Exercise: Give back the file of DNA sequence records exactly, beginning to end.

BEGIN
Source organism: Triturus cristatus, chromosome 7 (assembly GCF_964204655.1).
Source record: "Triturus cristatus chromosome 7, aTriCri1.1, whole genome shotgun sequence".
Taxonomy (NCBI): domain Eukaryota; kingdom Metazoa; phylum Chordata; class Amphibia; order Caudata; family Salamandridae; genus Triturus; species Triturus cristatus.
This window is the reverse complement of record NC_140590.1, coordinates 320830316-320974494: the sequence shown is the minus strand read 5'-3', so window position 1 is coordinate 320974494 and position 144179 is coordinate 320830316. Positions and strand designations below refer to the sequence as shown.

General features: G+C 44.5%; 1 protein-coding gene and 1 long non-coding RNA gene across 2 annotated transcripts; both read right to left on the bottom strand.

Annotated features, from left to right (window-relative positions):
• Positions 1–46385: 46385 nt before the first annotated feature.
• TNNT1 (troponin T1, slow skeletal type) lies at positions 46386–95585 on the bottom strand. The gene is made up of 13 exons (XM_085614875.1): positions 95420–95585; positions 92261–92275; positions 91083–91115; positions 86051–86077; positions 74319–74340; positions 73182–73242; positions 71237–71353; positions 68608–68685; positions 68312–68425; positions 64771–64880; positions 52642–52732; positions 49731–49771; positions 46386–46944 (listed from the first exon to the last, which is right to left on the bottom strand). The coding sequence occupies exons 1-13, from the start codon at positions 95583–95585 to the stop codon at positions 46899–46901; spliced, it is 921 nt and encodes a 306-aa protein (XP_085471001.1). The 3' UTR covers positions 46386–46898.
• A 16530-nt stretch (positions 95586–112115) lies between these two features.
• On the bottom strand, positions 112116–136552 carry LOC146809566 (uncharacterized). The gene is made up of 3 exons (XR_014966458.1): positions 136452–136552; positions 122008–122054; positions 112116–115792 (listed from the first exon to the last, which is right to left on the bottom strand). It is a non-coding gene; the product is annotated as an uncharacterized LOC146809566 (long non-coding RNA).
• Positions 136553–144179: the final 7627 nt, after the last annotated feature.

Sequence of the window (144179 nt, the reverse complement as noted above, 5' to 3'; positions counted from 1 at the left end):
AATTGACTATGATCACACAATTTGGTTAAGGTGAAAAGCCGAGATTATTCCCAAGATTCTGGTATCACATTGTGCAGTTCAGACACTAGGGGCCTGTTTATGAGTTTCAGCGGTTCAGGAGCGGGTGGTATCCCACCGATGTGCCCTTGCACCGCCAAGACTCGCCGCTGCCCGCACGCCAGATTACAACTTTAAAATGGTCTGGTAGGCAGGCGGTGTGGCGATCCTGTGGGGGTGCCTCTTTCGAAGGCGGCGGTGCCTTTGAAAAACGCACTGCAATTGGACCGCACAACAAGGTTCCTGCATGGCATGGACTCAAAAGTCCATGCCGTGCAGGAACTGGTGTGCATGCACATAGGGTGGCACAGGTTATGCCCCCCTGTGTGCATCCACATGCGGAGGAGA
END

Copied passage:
Source organism: Triturus cristatus, chromosome 7 (assembly GCF_964204655.1).
Source record: "Triturus cristatus chromosome 7, aTriCri1.1, whole genome shotgun sequence".
Taxonomy (NCBI): domain Eukaryota; kingdom Metazoa; phylum Chordata; class Amphibia; order Caudata; family Salamandridae; genus Triturus; species Triturus cristatus.
This window is the reverse complement of record NC_140590.1, coordinates 320830316-320974494: the sequence shown is the minus strand read 5'-3', so window position 1 is coordinate 320974494 and position 144179 is coordinate 320830316. Positions and strand designations below refer to the sequence as shown.

General features: G+C 44.5%; 1 protein-coding gene and 1 long non-coding RNA gene across 2 annotated transcripts; both read right to left on the bottom strand.

Annotated features, from left to right (window-relative positions):
• Positions 1–46385: 46385 nt before the first annotated feature.
• TNNT1 (troponin T1, slow skeletal type) lies at positions 46386–95585 on the bottom strand. The gene is made up of 13 exons (XM_085614875.1): positions 95420–95585; positions 92261–92275; positions 91083–91115; positions 86051–86077; positions 74319–74340; positions 73182–73242; positions 71237–71353; positions 68608–68685; positions 68312–68425; positions 64771–64880; positions 52642–52732; positions 49731–49771; positions 46386–46944 (listed from the first exon to the last, which is right to left on the bottom strand). The coding sequence occupies exons 1-13, from the start codon at positions 95583–95585 to the stop codon at positions 46899–46901; spliced, it is 921 nt and encodes a 306-aa protein (XP_085471001.1). The 3' UTR covers positions 46386–46898.
• A 16530-nt stretch (positions 95586–112115) lies between these two features.
• On the bottom strand, positions 112116–136552 carry LOC146809566 (uncharacterized). The gene is made up of 3 exons (XR_014966458.1): positions 136452–136552; positions 122008–122054; positions 112116–115792 (listed from the first exon to the last, which is right to left on the bottom strand). It is a non-coding gene; the product is annotated as an uncharacterized LOC146809566 (long non-coding RNA).
• Positions 136553–144179: the final 7627 nt, after the last annotated feature.

Sequence of the window (144179 nt, the reverse complement as noted above, 5' to 3'; positions counted from 1 at the left end):
AATTGACTATGATCACACAATTTGGTTAAGGTGAAAAGCCGAGATTATTCCCAAGATTCTGGTATCACATTGTGCAGTTCAGACACTAGGGGCCTGTTTATGAGTTTCAGCGGTTCAGGAGCGGGTGGTATCCCACCGATGTGCCCTTGCACCGCCAAGACTCGCCGCTGCCCGCACGCCAGATTACAACTTTAAAATGGTCTGGTAGGCAGGCGGTGTGGCGATCCTGTGGGGGTGCCTCTTTCGAAGGCGGCGGTGCCTTTGAAAAACGCACTGCAATTGGACCGCACAACAAGGTTCCTGCATGGCATGGACTCAAAAGTCCATGCCGTGCAGGAACTGGTGTGCATGCACATAGGGTGGCACAGGTTATGCCCCCCTGTGTGCATCCACATGCGGAGGAGA